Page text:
|Readings in the History of Æsthetics: An Open-Source Reader; Ver. 0.11|
|Prev||Chapter 21. "Art is Emotion" by Walter Pater||Next|
Pater writes in the "Preface" that beauty cannot be defined abstractly but is experienced and distinguished by the individual:
To define beauty, not in the most abstract but in the most concrete terms possible, to find not its universal formula, but the formula which expresses most adequately this or that special manifestation of it, is the aim of the true student of æsthetics.
Even so he believes that there is some "special impression" or virtue that the competent critic uncovers in beautiful objects. Is this impression a particular quality of form and content in every work of art or is it something like Clive Bell's "significant form"?
Compare Pater's observation that conscious thought shatters the cohesiveness and immediacy of impressions and diminishes the scope of our interaction with the world with David Hume's analysis of the mind's interpretation of experience. First, Pater in his "Conclusion" writes:
At first sight experience seems to bury us under a flood of external objects, pressing upon us with a sharp and importunate reality, calling us out of ourselves in a thousand forms of action. But when reflexion begins to play upon these objects they are dissipated under its influence; the cohesive force seems suspended like some trick of magic; each object is loosed into a group of impressions—colour, odour, texture—in the mind of the observer. And if we continue to dwell in thought on this world, not of objects in the solidity with which language invests them, but of impressions, unstable, flickering, inconsistent, which burn and are extinguished with our consciousness of them, it contracts still further: the whole scope of observation is dwarfed into the narrow chamber of the individual mind.
And, second, Hume explains how our perceptions, the materials of our experience, are derived from either sensation or reflection:
Ideas may be compar'd to the extension and solidity of matter, and impressions, especially reflective ones, to colours, tastes, smells and other sensible qualities. Ideas never admit of a total union, but are endow'd with a kind of impenetrability, by which they exclude each other, and are capable of forming a compound by their conjunction, not by their mixture. On the other hand, impressions and passions are susceptible of an entire union; and like colours, may be blended so perfectly together, that each of them may lose itself, and contribute only to vary that uniform impression, which arises from the whole. Some of the most curious phænomena of the human mind are deriv'd from this property of the passions.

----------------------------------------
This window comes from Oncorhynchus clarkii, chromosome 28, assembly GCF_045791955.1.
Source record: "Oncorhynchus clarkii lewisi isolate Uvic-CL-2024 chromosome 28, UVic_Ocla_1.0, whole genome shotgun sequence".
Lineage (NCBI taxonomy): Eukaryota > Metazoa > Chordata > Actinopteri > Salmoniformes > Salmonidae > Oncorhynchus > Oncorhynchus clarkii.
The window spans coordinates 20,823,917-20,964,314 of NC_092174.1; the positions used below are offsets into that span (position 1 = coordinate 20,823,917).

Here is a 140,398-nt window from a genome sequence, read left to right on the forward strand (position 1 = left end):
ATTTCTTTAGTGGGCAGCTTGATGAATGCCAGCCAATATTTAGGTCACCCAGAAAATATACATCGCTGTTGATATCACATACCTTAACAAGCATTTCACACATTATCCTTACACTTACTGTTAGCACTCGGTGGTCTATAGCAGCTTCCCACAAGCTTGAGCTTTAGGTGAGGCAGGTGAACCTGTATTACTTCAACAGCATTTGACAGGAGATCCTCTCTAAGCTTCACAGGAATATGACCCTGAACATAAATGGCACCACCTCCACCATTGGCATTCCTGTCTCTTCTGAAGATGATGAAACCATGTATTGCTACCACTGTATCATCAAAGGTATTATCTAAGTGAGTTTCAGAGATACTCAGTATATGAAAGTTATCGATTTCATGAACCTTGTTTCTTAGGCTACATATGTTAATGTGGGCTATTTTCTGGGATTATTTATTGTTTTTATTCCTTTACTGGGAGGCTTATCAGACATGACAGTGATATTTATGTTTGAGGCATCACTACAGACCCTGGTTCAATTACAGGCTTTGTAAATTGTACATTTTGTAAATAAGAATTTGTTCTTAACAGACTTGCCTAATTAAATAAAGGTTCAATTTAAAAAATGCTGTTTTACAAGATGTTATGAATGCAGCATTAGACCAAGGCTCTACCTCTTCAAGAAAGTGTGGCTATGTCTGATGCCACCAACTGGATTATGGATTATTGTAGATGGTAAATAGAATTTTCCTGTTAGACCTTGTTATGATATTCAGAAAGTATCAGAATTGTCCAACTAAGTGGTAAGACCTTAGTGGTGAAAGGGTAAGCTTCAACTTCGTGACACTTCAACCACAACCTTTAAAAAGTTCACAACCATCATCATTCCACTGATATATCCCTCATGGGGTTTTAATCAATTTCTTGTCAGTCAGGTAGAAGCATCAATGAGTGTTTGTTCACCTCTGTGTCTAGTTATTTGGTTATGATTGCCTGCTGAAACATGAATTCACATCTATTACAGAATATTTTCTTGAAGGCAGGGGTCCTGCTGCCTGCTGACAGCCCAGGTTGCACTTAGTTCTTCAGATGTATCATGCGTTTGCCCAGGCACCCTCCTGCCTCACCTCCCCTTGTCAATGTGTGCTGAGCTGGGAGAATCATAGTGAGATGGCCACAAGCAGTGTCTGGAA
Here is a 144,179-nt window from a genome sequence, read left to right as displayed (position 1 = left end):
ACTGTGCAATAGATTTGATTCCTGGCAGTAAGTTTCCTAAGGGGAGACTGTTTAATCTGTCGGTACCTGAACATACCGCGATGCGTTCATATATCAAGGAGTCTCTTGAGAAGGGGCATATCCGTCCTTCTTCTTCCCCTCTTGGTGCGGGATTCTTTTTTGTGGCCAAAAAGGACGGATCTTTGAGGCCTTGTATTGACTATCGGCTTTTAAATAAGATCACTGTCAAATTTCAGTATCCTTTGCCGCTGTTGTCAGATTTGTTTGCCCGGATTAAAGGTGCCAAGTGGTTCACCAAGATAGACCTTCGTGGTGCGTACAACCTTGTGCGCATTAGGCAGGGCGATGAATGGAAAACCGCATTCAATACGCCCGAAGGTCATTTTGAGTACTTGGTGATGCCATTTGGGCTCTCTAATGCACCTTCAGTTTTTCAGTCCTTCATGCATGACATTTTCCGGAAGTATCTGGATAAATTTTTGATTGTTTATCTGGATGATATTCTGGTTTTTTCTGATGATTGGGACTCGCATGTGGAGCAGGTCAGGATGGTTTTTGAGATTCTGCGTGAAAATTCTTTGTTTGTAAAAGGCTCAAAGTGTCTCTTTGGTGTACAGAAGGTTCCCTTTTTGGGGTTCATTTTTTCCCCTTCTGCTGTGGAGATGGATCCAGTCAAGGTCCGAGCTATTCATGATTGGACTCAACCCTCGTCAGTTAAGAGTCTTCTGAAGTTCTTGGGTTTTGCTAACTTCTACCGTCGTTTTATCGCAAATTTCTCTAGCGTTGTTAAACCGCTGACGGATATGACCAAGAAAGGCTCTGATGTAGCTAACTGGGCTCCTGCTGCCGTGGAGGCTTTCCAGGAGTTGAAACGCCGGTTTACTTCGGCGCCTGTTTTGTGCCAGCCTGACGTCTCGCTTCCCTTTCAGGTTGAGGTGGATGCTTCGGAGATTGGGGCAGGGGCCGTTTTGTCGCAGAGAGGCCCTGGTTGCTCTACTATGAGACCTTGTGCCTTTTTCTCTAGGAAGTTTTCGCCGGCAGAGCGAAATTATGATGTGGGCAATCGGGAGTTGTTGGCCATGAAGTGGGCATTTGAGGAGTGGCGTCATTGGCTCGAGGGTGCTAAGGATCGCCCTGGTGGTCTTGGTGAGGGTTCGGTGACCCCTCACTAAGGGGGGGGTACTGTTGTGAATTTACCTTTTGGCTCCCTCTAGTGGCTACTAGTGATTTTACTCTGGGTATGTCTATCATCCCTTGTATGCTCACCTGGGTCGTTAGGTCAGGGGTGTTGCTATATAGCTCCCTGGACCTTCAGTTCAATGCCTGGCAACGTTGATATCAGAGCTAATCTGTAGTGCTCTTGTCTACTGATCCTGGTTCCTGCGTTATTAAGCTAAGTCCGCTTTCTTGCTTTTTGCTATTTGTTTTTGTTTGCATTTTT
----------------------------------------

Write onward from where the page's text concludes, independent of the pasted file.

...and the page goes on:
Which of these two analyses reflect more accurately our experience of the world?
In what sense does Walter Pater's emphasis on experience itself, not "the fruit of experience," anticipate Jacques Derrida's notion of deconstructive reading where the categories of understanding distort the "textual event."
Pater has been criticized for conceiving life as a kind of nonmoral narcissistic hedonism. (As a result of the criticism, Pater pulled the "Conclusion" from the second edition of The Renaissance with these words, "This brief "Conclusion" was omitted in the second edition of this book, as I conceived it might possibly mislead some of those young men into whose hands it might fall.")
Do Pater's notions of "getting as many pulsations as possible into the given time" and "art for art's sake" entail a kind of æsthetic solipicism? Compare Pater's exposition of the æsthete to that of Søren Kierkegaard:
If we conceive of love æsthetically, we must acknowledge the principle that the poet's ideal of love may be higher than anything that reality presents. The poet may possess an ideality in this connection such that what the actual life yields in comparison is but a feeble reflection. Reality is for the poet merely an occasion, a point of departure, from which he goes in search of the ideality of the possible. The pathos of the poet is therefore essentially imaginative pathos. An attempt ethically to establish a poetic relationship to reality is therefore a misunderstanding, a backward step.
In Either/Or, Kierkegaard reveals the æsthetic stage of life, in part, as a kind of self-deception where the individual purposefully replaces authentic experience with fantasy.
David Hume. A Treatise of Human Nature. Edited by L.A. Selby-Bigge. Oxford: Clarendon. 1975. 366.
Søren Kierkegaard. Concluding Unscientific Postscript. Translated by David F. Swenson and Walter Lowrie. Princeton: Princeton University Press. 1941. 347.